The Extech LT300 Light Meter is factory calibrated and ready for use right out of the box (which is stated in the companies website FAQ and user manual).

I was just curious. I am sure meter is much better then Apps. by the way I have the same meter :)

But after few years would be nice to calibrate as they suggest

The Extech in the test is only about 8 months old, actually. I do plan to have it recalibrated in time, but it shouldn't require it yet.

"Some people, though, are too lazy to get their own lux meter"

Please, don't beat around the bush. Say what you think.

"the iOS apps are stronger in terms of usability and overall indoor measurements. "

I am not sure we can conclude that from the informations given. It could also be because of the phones sensor version. For example it may be very plausible that devices running either Android or IOS have different sensors depending on the model or year of manufacture. Thus, a Galaxy S4 could be even more accurate than an Iphone.

I understand that the pro LT300 meter is the more accurate device, but an app that could be calibrated with a decent sensor would be much acessible to many professionals

I think the key takeaway, though, is how do you know your smartphone has a decent sensor? How much experimentation would you be willing to go through (different apps and phones) in order to find one that works?

It wasn't part of Derek's test, but I've tried calibrating these apps using a light meter on other phones, and even then they're still inaccurate.

For Android, there is an app called "Android Sensor" where you can check the harware version and resolution. I hope that one day we will get better sensors in order to decrease the gap between apps and pro devices.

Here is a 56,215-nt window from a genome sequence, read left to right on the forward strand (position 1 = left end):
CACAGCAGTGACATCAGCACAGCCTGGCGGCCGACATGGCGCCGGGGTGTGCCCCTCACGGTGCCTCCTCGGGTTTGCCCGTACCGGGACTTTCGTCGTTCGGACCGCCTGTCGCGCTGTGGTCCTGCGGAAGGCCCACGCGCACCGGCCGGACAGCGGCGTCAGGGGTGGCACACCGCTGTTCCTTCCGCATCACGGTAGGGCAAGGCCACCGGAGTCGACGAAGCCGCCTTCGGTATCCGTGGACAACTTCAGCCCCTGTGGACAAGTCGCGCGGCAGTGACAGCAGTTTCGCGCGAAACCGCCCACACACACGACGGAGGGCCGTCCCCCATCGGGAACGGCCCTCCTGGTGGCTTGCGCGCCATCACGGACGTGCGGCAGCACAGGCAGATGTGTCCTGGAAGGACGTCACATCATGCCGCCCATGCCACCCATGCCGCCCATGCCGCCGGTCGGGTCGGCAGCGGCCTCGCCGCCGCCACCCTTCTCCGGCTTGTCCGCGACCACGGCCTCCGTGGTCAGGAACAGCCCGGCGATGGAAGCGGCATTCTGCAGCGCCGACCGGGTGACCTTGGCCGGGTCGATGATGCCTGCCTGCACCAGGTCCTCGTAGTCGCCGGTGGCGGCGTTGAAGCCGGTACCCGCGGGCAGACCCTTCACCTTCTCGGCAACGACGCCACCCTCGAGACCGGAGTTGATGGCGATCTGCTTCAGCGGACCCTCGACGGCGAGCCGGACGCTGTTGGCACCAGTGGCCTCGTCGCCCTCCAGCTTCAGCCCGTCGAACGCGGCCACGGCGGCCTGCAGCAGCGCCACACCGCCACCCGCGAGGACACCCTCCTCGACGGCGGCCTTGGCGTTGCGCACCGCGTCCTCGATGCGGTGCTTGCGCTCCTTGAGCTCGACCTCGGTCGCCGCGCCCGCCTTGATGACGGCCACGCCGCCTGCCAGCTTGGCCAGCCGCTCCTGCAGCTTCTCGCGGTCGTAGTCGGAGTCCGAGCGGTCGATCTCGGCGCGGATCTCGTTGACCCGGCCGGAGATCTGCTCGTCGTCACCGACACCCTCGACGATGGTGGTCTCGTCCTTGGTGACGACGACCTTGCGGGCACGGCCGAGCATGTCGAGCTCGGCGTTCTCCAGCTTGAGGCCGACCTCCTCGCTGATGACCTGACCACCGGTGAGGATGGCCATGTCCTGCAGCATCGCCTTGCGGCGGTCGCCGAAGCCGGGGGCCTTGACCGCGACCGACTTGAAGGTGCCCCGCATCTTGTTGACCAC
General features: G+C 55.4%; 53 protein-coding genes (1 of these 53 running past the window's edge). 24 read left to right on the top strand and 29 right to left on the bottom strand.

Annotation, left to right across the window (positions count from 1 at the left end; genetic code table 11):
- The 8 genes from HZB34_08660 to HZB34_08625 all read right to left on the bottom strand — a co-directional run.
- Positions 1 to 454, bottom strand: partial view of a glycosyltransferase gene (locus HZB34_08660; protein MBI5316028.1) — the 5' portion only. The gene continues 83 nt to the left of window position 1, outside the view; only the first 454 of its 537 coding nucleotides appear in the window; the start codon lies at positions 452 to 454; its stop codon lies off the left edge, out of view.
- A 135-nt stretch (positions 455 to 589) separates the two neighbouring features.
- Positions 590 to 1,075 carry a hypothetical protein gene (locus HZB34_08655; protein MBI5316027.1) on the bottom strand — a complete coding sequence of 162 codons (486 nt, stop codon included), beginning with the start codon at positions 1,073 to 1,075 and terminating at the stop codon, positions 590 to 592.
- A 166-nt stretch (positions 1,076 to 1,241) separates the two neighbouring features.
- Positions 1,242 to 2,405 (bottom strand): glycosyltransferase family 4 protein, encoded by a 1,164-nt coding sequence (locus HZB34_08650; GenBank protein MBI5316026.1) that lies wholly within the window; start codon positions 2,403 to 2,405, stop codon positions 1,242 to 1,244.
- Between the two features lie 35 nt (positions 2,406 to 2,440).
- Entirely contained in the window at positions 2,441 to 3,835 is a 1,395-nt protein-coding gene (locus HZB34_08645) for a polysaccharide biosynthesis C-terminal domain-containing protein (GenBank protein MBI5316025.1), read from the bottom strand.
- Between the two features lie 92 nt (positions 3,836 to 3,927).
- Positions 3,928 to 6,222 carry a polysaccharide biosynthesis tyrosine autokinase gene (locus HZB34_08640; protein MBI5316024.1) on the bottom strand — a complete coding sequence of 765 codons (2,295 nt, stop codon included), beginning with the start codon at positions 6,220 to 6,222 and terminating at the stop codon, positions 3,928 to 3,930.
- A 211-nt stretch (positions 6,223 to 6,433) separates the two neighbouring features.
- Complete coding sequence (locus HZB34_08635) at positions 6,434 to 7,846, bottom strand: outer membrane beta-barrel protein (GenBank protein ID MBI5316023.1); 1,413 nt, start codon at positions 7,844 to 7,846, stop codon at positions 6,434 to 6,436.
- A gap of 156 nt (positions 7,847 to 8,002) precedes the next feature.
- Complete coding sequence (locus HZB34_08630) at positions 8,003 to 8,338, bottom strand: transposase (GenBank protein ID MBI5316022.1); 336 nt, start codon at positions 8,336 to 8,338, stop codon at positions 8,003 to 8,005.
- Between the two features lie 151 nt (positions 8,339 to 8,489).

Andre, there may very well come a time 1, 2, 3, 5, years into the future where the sensors / cameras are sophisticated enough that they can match on their own. Today, though...

One option that might be worth considering today is add on sensors for phones, like Luxi, which evidently is now shipping and costs $29.95. Thoughts?

That is great! And the price seems fair. I think that could fit our market need perfectly. Has anyone tried it yet?

I didn't see listed anywhere what Android phone you used... some actually have a light sensor (for automatic brightness adjustment of the screen) rather than using the camera, and in addition to "lux meter" apps, there are several Android apps that will simply display the output of the various sensors in the phone (lux, temp, pressure, accelerometers, gravity sensors, magnetic sensor/compass, etc.)

Now that said, I don't think the light sensors tend to have very good resolution (ie. very rough measurements), and I don't know that they're generally calibrated in lux as all they need to do is match the screen brightness to a pre-defined sensor output. And on my HTC, it doesn't output any numbers below 10 lux, so not really useful for this application...

Matt,

The Android phone used in the test was an HTC One X, Android version 4.1.1. Also, thank you for the added information! Do you know what android apps would display phone sensors?

You can find this app that display android sensor information + harware version with resolution.

on my device de resolution is 1 Lux

I've used SensorBox, also played with Sensor Kinetics, but prefer Sensor Readout. There are tons more, though.

Here are a couple screenshots of Sensor Readout on my HTC Desire HD's light sensor:

Here's my experience from over 30 years in this industry, not all in the camera side....

Rule 1 There is always time and money to replace cameras that are not providing a suitable image. Not enough time and money to investigate in advance.

Rule 2 It always works in conference room demos and PowerPoint presentations.

Rule 3 The hardest thing to manage is a customers expectations after the sale when not managed before the sale.

Login to read this IPVM report.
Why do I need to log in?
IPVM conducts unique testing and research funded by member's payments enabling us to offer the most independent, accurate and in-depth information.

Related Reports on Low Light

Genetec Privacy Protector Tested on Nov 12, 2018
Genetec has built Kiwi Security's Privacy Protector into Security Center, an analytic which anonymizes individuals in cameras' fields of view...